Taking On Homeopathy in Germany

Homeopathy is having a bad year. From a scientific point of view, it has had a couple of bad centuries. The progress of our scientific understanding of biology, chemistry, and physics has failed to confirm any of the core beliefs of homeopathy. Like does not cure like (this is a form of superstition known as sympathetic magic, with no basis in science). Diluting substances does not make them stronger – a notion that violates the chemical law of mass action and the laws of thermodynamics. And countless clinical studies have shown that homeopathic preparations are nothing more than placebos. That homeopathy cannot work and does not work is settled science, as much as it is possible for science to be settled.

Despite the science, homeopathy has persevered through a combination of cultural inertia and political support. But in the last year there are signs that this trend may be reversing. In the UK The House of Commons Science and Technology Committee (STC) released a report, Evidence Check 2: Homeopathy, in which they conclude that homeopathy is failed science and should be completely abandoned – no further support in the NHS and no further research.

Following that the British Medical Association has openly called for an NHS ban on homeopathy, calling the practice “witchcraft.”

Now German politicians are starting to echo the same sentiments.

Karl Lauterbach, the centre-left Social Democrats’ chair on the Bundestag health committee, told German news magazine Der Spiegel that insurers should be “prohibited from paying for homeopathy.”


According to Spiegel, Rainer Hess of the Federal Joint Committee for doctors and insurers also characterized the current situation as “extremely unsatisfactory.”

The common thread in the UK and Germany is rising health care costs, which is creating the political will to oppose worthless interventions like homeopathy. Up until now systems like homeopathy which are not science-based have received political support from individual believers and promoted largely through the notion of “health care freedom.” But the political climate is changing, and suddenly paying for interventions that do not work seems unnecessarily wasteful. This creates an opportunity to focus attention on interventions like homeopathy.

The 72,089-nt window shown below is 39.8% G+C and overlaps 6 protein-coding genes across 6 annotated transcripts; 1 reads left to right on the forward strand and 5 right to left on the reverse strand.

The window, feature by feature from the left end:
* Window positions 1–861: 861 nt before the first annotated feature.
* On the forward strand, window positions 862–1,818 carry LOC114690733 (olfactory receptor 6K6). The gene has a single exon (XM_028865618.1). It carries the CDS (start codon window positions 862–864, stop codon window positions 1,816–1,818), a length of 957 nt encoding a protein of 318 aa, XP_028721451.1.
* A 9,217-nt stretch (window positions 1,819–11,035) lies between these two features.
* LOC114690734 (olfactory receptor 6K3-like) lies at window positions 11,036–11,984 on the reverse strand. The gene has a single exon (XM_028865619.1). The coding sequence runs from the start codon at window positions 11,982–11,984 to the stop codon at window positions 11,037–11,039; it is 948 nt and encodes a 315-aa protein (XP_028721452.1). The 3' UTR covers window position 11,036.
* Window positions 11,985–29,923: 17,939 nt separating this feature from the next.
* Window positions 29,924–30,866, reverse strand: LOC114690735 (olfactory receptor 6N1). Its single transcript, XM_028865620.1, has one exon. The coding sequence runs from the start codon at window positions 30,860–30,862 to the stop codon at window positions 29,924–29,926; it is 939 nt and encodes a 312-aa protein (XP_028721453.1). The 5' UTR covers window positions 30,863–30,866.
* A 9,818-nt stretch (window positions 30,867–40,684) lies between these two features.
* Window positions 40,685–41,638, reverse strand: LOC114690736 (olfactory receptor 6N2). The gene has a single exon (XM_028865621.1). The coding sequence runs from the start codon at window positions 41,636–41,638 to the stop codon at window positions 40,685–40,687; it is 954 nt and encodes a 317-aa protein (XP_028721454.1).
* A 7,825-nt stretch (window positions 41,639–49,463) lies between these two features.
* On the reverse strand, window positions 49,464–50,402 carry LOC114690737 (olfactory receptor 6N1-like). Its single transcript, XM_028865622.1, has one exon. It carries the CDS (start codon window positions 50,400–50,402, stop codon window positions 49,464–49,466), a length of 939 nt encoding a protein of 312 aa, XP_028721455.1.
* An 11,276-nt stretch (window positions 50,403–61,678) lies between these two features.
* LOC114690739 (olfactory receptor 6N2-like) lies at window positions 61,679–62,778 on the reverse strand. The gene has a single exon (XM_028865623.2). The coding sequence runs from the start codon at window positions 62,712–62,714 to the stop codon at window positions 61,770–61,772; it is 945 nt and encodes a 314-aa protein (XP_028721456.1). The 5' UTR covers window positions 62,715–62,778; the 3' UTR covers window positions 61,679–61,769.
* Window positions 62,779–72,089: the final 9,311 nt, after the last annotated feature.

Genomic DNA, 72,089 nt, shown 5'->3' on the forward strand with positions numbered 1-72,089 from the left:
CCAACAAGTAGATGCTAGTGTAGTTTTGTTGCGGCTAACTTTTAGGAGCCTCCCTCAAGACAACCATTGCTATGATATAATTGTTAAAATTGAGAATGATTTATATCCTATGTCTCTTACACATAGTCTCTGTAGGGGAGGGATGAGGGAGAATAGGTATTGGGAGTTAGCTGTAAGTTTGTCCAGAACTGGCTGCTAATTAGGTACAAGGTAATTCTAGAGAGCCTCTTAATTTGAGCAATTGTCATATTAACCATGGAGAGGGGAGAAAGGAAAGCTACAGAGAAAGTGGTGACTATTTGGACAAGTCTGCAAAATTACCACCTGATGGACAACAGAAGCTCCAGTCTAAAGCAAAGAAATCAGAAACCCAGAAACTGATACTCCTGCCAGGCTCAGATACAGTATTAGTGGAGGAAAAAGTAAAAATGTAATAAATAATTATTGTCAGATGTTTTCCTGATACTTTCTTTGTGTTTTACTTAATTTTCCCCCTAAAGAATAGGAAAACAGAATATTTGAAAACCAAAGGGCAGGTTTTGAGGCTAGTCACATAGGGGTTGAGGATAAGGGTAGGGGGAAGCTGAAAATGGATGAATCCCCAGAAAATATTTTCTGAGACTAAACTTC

In Germany, as in the US, homeopathy has received support from individual politicians. According to the cited news article:

“There have already been many attempts to drop protective provisions on such remedies, but influential politicians have consistently prevented this from happening,” Hess said, adding that despite hundreds of medical studies failing to clearly prove the benefits of homeopathics, insurers are still made to pay for them.

It sounds like Germany has had their own Tom Harkin and Orin Hatch to contend with. Political support for homeopathy in the US actually goes back much further. In 1938 Senator Royal Copeland from New York, a homeopath, managed to insert into the new FDA regulations automatic approval for homeopathic products. This situation continues to today – homeopathic products do not require any testing for safety and efficacy.

It is good to hear that politicians in Germany are now openly discussing not only removing the protections that force insurance companies to pay for homeopathy, but actually banning insurance companies from paying for it. This would be similar to the BMA proposed ban on NHS support for homeopathy.

In both cases no one is proposing that homeopathy itself be banned. If an individual wants to pay for water in the mistaken belief that it is an effective remedy, they are free to do so. However, the seller should not be free to make misleading or fraudulent claims – but that is a different type of regulation. What is now being discussed in Germany and the UK is simply preventing public money from being spent on treatments which have already been proven not to work.

I would like to see these efforts spread to the US. We are facing our own health care crisis here, with a new focus on cost-effective medicine. Amazingly, Harkin was able to hijack efforts to deal with the situation (through “Obamacare”) to increase public support for unscientific medicine. This trend needs to reverse – and homeopathy seems like the low-hanging fruit to me.

With homeopathy the science could not be more clear, and recent exhaustive reviews, like Evidence Check 2: Homeopathy, have shown that it simply does not work. It should therefore be an easy political position to take, that our limited health care dollars should not be spent on ineffective medicine.

Posted in: Homeopathy

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28 thoughts on “Taking On Homeopathy in Germany

  1. Smiles302 says:

    Go Germany!!!

    I am hoping Ireland will follow suit from England. The only “proof” expected of homeopathy here is a homeopathic proving… All the Irish Medical Board looks for. Sound like a scary joke.

  2. kirkmc says: